First of all, see this movie at a first-run theatre. Don't wait for a showing at a second-run theatre or the DVD. You have to see this gorgeous film in the best possible projection, because the photography is unbelievable. I assume that it was shot on film because I don't think that high-def video looks this good, at least not yet. I heard that the problem with video is that you can't use it to film things that are extremely bright (like muzzle flashes from Tommy guns) or extremely dark (like the night gunfight scenes).
The recreation of the period is great, and I doubt that 1933 Depression America looked this pristene. The bank holdups take place in large, cavernous banks with ornate walls and lots of cash, the way that banks once looked. The cars and the costumes are spotless. Even the fort-like prison in Indiana is white and squeaky clean. The gunfights are intense and expertly done. (What would you expect from Michael Mann, who did the L.A. gunfight in "Heat"?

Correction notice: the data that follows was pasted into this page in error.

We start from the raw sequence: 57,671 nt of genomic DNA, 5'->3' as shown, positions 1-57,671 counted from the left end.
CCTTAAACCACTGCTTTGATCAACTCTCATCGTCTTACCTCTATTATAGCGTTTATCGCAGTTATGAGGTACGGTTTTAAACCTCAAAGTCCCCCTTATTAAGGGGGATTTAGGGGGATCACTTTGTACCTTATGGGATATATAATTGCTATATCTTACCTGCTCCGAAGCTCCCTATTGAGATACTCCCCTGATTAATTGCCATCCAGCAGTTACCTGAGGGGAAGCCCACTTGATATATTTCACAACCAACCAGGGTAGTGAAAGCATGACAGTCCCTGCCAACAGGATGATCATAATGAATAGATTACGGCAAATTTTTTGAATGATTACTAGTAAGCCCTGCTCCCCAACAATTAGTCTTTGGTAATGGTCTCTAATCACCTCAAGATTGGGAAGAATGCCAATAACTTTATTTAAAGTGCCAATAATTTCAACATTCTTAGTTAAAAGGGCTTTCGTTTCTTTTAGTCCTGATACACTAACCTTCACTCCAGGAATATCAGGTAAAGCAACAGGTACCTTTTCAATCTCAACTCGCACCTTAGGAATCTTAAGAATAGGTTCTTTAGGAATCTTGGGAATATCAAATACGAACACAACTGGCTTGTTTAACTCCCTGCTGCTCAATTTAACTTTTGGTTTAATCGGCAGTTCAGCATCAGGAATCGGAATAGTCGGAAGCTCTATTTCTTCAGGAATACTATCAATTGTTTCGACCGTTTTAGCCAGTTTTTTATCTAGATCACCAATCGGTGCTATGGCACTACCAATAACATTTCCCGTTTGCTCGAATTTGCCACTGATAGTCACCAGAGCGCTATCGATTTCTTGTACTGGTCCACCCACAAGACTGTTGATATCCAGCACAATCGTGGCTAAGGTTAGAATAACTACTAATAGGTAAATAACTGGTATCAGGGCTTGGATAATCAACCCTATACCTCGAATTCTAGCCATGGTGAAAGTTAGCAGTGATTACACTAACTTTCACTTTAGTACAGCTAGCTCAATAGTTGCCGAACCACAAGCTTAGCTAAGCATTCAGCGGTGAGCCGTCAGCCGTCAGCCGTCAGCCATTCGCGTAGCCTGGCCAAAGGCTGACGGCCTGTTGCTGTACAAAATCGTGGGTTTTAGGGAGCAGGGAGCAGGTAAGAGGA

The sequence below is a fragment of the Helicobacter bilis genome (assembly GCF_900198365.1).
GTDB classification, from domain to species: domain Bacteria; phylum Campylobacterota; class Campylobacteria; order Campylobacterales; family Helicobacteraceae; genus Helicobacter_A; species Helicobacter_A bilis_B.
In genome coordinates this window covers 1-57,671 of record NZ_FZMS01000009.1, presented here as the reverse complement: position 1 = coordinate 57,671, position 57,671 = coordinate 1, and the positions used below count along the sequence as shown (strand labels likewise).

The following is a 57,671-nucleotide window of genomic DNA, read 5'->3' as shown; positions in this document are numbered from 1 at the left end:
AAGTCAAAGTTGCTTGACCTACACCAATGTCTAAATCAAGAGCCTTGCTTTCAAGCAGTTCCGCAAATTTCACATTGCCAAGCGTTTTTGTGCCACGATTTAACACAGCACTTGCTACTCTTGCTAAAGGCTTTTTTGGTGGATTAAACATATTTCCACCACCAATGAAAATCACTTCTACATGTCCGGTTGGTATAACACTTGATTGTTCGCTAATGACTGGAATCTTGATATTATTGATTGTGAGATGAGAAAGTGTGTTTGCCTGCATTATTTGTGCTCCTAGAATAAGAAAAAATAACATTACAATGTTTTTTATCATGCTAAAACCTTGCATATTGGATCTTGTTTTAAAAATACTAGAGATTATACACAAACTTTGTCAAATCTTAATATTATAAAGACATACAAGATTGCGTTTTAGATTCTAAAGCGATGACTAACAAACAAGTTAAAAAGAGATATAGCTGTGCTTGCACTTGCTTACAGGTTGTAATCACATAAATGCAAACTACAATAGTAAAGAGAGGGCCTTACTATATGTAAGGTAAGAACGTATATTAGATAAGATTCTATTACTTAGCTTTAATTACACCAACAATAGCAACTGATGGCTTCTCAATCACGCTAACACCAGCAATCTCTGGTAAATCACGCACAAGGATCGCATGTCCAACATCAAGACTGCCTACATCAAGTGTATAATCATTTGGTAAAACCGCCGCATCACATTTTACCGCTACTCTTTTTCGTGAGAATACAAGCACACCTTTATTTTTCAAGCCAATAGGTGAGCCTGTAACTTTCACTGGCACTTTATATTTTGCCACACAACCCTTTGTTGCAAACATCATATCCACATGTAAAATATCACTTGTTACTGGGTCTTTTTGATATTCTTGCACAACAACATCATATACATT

Unfortunately the film left me a little dissatisfied because it runs off in so many directions. It explores the brooding character of Dillinger and his girlfriend (the beautiful Ms. Cotillard). It spends time with Melvin Purvis and J. Edgar Hoover, who are trying to establish a national police force (the FBI). It explores the media circus surrounding Dillinger, and the new heat faced by organized crime, who wish that Dillinger would go away. The film strikes a relevant chord, since we are now in the Depression of 2009, and the new bank robbers are credit default swaps and Bernie Madoff. For a livelier and less serious Dillinger movie, you can watch the Warren Oates 1973 film "Dillinger" on Fancast.